Last year, Camila got mostly As, she said. But in her senior year at Pinole Valley High near Richmond in the San Francisco Bay Area, she’s struggled to keep up with her assignments. Even though teachers in their district are not docking students for late work, she’s fallen so far behind in her Government class that she doesn’t think she’ll be able to finish her assignments and might fail the class. In her other classes, she has an A and two Cs.
The grades are due in part to Camila having a harder time grasping the curriculum during distance learning, she said.
“When I’m at school, I find ways to get the help I need, and I’m able to get answers from my teachers right there instead of waiting for them to respond to my emails,” Cruzado said. “Now it’s way different.”
She and Leo are also having issues with their home’s internet connection The strain on the home Wi-Fi from both of them taking classes online at the same time causes interruptions to their live lessons, Camila said. She prefers when teachers post videos of their lessons, so she can go back if she misses something.
One of the biggest reasons she’s behind on her assignments, though, is because she spends a lot of time and energy helping her mother out with her brother, Leo, who has ADHD and is on an individualized education program — or IEP, which is developed in collaboration with teachers, parents, therapists, counselors and other school staff. A California law passed in June requires districts to draft distance learning plans for all students in special education, tailored to each student’s unique needs.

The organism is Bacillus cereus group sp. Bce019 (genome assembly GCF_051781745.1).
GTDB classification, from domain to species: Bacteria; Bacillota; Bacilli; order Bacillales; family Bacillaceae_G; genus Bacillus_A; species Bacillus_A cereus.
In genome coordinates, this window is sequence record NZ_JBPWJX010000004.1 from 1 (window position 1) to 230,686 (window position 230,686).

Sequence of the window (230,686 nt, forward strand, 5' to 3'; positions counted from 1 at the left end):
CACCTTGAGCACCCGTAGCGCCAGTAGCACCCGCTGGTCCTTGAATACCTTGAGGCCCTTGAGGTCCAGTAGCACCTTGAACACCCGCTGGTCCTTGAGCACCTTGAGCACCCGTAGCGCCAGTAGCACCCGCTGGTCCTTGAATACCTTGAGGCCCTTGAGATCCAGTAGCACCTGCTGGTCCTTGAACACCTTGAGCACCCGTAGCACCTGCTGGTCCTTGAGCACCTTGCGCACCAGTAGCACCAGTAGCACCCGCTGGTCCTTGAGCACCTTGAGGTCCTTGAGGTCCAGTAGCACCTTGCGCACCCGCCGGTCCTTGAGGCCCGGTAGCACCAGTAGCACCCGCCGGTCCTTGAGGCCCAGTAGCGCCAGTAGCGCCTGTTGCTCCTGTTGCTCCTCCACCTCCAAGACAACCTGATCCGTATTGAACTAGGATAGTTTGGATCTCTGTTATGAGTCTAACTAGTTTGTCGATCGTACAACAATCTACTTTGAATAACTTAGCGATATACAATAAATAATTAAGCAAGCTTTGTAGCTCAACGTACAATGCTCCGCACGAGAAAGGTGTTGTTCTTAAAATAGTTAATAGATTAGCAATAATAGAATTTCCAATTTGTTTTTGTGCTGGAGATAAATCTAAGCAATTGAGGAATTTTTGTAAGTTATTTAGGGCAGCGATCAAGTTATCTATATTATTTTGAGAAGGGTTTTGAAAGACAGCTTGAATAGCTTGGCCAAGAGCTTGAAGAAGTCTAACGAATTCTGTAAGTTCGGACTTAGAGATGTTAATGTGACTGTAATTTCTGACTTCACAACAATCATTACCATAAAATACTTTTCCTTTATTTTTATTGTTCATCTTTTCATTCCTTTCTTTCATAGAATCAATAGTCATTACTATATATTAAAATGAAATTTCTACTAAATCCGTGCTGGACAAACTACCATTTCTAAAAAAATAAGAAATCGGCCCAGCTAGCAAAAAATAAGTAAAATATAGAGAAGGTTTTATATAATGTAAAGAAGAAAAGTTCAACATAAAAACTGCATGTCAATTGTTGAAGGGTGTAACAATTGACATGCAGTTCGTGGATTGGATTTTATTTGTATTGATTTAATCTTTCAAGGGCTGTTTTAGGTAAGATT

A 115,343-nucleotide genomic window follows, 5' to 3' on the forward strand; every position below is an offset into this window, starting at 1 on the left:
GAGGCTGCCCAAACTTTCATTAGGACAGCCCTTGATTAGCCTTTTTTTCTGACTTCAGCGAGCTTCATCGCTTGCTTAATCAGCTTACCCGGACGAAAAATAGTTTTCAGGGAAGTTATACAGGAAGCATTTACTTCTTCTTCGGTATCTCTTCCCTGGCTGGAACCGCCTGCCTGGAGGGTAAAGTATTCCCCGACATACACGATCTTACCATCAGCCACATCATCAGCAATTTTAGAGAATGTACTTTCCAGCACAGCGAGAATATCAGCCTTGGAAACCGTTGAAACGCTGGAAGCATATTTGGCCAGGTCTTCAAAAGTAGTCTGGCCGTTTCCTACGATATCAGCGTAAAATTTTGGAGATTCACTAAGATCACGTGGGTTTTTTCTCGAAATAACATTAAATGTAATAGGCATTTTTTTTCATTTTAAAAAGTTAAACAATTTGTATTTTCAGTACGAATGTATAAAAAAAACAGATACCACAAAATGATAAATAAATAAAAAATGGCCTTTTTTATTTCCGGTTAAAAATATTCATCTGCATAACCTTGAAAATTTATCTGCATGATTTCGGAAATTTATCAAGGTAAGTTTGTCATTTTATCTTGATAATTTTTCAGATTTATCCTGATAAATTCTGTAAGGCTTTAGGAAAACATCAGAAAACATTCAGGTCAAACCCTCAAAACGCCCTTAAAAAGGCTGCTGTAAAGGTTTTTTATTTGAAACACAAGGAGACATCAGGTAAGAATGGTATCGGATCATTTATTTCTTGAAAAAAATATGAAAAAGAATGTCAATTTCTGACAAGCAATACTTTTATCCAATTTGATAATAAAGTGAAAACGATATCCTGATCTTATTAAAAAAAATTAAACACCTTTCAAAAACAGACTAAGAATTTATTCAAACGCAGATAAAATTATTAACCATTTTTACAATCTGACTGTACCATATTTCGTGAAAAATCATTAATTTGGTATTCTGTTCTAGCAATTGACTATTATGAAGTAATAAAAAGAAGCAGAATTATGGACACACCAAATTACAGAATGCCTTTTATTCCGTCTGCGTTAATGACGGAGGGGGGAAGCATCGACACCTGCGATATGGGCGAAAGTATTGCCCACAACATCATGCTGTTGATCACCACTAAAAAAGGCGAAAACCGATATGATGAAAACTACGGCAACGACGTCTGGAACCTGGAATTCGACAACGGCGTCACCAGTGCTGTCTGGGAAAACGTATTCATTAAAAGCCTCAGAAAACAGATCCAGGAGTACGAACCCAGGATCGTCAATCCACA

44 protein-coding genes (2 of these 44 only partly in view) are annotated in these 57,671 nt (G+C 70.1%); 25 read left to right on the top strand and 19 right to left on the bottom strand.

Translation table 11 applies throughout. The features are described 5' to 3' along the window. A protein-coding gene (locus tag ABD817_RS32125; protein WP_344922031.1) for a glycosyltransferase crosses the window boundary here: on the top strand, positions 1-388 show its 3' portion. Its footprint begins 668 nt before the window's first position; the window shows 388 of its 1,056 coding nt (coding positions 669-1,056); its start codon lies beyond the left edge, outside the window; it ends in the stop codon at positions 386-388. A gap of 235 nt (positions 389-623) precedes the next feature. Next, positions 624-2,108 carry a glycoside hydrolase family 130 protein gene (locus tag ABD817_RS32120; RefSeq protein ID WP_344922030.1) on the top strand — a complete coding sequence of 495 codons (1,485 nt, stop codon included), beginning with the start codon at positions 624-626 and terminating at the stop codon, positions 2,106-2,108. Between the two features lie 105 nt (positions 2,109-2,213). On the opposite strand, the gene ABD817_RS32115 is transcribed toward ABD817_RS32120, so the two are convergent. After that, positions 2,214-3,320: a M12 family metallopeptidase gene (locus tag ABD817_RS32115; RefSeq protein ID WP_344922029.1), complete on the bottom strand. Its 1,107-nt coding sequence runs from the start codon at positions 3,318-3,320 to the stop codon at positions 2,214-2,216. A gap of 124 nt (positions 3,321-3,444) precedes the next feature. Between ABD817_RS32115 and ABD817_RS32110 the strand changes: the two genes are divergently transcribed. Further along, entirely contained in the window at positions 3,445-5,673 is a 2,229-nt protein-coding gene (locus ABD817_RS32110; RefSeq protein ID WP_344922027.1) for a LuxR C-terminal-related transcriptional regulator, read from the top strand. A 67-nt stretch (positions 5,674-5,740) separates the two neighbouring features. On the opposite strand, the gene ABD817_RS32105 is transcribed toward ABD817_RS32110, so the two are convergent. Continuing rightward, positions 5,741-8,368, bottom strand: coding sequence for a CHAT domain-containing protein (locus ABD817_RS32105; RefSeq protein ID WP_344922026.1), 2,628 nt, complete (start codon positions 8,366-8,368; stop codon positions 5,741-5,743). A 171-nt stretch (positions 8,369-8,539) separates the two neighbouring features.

Camila and Leo’s parents do not speak English, so Camila has been acting as a translator and liaison for Leo’s IEP. She said she’s happy to help, but that the language barrier can be frustrating for her and her mom.
“Sometimes I don’t know what they’re saying, and she gets frustrated, and that makes me frustrated because I want to help,” Camila said. “So I’m a little stressed out at the moment and I’m trying to get through it.”
Helping with Leo, trying to keep her grades up and dealing with other personal issues has taken a toll on her mental health, she said. Camila has been coping by doing online therapy and leaning on her friends for support. She and her friends Facetime every day, she said, which has strengthened their friendship.
Though the distance has been hard on her friend group, its times like these that make it clear who will actually be there for each other, she said.
Now that her two sons have finished their first quarter of distance learning in Oakland Unified, Carolyn Bims-Payne said she was not surprised by the progress reports she received for her sons Michael Lee, a seventh-grader, and Jaylen Lee, a fourth-grader. But, they also served as a wake-up call.
Michael, who received a score of between 70% and 80% out of 100%, needs to focus on turning in his assignments on time and on reading the instructions carefully before he submits them, she said. Jaylen, who received mostly 3s on a 1 to 4-point scale with 4 being the highest, needs to focus on reading comprehension, she added.
Bims-Payne, who works full time as an Alameda County social worker, said she wants to be able to focus more attention on her sons instead of working in her bedroom while they work in the kitchen and in the dining room. So, she plans to take a four-week leave of absence to “really make sure that I’m getting them what they need.”
“I feel spread thin,” she said. “Not overwhelmed. But I’m feeling like I’m stretched.”
Although her sons’ Zoom sessions are still not glitch-free, Bims-Payne said the boys are flexible and resilient, and they have learned to adapt. When Jaylen couldn’t hear his class recently, he sent a private message to the teacher telling her that he needed to log off and then log back on.
Overall, Bims-Payne said distance learning is going better this fall than it did in the spring, since both the district and her family have “gotten the hang of it.” But while the shorter school day is something her sons appreciate, Bims-Payne said they don’t seem to be learning as much as they would in-person.